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Versions: 00 01 02 03 04 draft-ietf-6lo-ap-nd

6lo                                                     B. Sarikaya, Ed.
Internet-Draft                                                Huawei USA
Updates: 6775 (if approved)                              P. Thubert, Ed.
Intended status: Standards Track                                   Cisco
Expires: September 11, 2016                               March 10, 2016


 Address Protected Neighbor Discovery for Low-power and Lossy Networks
                      draft-sarikaya-6lo-ap-nd-02

Abstract

   This document defines an extension of 6LoWPAN Neighbor Discovery for
   application in low-power and lossy networks.  The protocol is
   specified to be protected and to support multi-hop operation.  A node
   computes its Cryptographic, Unique Interface ID, and associates one
   or more of its Registered Addresses with that Cryptographic ID in
   place of the EUI-64 that is used in RFC 6775 to uniquely identify the
   interface of the Registered Address.  Once an address is registered
   with a Cryptographic ID, only the owner of that ID can modify the
   state in the 6LR and 6LBR regarding the Registered Address.

Status of This Memo

   This Internet-Draft is submitted in full conformance with the
   provisions of BCP 78 and BCP 79.

   Internet-Drafts are working documents of the Internet Engineering
   Task Force (IETF).  Note that other groups may also distribute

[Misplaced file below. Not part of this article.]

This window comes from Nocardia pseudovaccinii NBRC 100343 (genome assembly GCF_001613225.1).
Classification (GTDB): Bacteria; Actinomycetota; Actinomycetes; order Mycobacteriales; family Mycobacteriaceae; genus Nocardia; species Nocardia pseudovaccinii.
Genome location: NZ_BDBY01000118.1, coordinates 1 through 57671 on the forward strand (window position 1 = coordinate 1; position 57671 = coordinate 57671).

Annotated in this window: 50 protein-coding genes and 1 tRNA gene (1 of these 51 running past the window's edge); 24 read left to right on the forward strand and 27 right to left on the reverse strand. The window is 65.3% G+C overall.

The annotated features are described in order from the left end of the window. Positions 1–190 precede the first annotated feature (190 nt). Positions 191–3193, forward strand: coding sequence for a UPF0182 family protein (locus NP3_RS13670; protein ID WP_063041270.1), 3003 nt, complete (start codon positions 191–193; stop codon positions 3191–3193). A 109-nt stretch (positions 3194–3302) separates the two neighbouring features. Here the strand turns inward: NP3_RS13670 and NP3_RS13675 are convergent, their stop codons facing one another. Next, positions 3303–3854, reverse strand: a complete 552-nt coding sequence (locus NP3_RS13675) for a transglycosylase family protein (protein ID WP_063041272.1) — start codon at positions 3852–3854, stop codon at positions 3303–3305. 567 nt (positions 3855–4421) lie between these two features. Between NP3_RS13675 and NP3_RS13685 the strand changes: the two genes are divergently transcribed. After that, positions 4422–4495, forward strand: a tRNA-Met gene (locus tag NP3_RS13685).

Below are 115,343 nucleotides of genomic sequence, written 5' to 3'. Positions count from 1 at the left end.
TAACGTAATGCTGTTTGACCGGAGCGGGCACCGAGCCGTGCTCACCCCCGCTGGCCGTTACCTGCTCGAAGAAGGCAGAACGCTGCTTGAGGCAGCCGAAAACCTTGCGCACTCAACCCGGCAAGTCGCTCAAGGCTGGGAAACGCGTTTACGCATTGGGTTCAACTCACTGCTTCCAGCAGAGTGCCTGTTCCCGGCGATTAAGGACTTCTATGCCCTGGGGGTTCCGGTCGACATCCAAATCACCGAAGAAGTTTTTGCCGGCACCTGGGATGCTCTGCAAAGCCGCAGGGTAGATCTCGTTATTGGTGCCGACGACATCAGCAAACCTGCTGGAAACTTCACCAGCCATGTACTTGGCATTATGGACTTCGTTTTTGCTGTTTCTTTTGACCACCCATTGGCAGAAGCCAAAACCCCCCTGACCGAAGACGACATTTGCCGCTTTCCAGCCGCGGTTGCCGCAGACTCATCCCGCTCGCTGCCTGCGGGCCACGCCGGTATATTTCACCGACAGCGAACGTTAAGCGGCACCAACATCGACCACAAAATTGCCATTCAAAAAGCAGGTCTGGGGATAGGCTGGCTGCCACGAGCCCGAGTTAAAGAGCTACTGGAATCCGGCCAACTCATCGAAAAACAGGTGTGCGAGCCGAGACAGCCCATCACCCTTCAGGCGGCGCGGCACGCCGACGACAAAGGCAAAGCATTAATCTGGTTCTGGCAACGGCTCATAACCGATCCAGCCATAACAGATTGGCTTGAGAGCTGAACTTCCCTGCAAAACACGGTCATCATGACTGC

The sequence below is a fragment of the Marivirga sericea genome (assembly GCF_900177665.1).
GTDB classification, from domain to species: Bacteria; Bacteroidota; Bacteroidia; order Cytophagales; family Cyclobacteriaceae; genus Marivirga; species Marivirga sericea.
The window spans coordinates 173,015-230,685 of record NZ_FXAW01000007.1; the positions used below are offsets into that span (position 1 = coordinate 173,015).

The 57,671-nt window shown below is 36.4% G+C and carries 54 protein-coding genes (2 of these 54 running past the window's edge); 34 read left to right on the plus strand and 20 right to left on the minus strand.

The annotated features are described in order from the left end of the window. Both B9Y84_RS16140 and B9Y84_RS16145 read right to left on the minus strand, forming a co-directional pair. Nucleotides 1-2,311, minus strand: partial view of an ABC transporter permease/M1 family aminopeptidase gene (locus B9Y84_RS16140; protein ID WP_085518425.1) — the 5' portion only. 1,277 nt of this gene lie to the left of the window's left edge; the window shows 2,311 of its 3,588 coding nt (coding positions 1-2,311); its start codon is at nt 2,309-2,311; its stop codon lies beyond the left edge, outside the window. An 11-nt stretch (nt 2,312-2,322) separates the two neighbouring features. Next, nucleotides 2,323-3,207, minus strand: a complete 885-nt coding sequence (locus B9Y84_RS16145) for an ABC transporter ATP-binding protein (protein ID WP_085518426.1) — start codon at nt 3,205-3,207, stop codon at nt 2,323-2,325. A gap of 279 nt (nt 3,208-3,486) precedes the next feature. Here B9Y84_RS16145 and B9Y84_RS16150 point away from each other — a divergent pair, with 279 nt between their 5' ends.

working documents as Internet-Drafts.  The list of current Internet-
   Drafts is at http://datatracker.ietf.org/drafts/current/.

   Internet-Drafts are draft documents valid for a maximum of six months
   and may be updated, replaced, or obsoleted by other documents at any
   time.  It is inappropriate to use Internet-Drafts as reference
   material or to cite them other than as "work in progress."

   This Internet-Draft will expire on September 11, 2016.

Copyright Notice

   Copyright (c) 2016 IETF Trust and the persons identified as the
   document authors.  All rights reserved.

   This document is subject to BCP 78 and the IETF Trust's Legal
   Provisions Relating to IETF Documents
   (http://trustee.ietf.org/license-info) in effect on the date of
   publication of this document.  Please review these documents



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   carefully, as they describe your rights and restrictions with respect
   to this document.  Code Components extracted from this document must
   include Simplified BSD License text as described in Section 4.e of
   the Trust Legal Provisions and are provided without warranty as
   described in the Simplified BSD License.

Table of Contents

   1.  Introduction  . . . . . . . . . . . . . . . . . . . . . . . .   2
   2.  Terminology . . . . . . . . . . . . . . . . . . . . . . . . .   4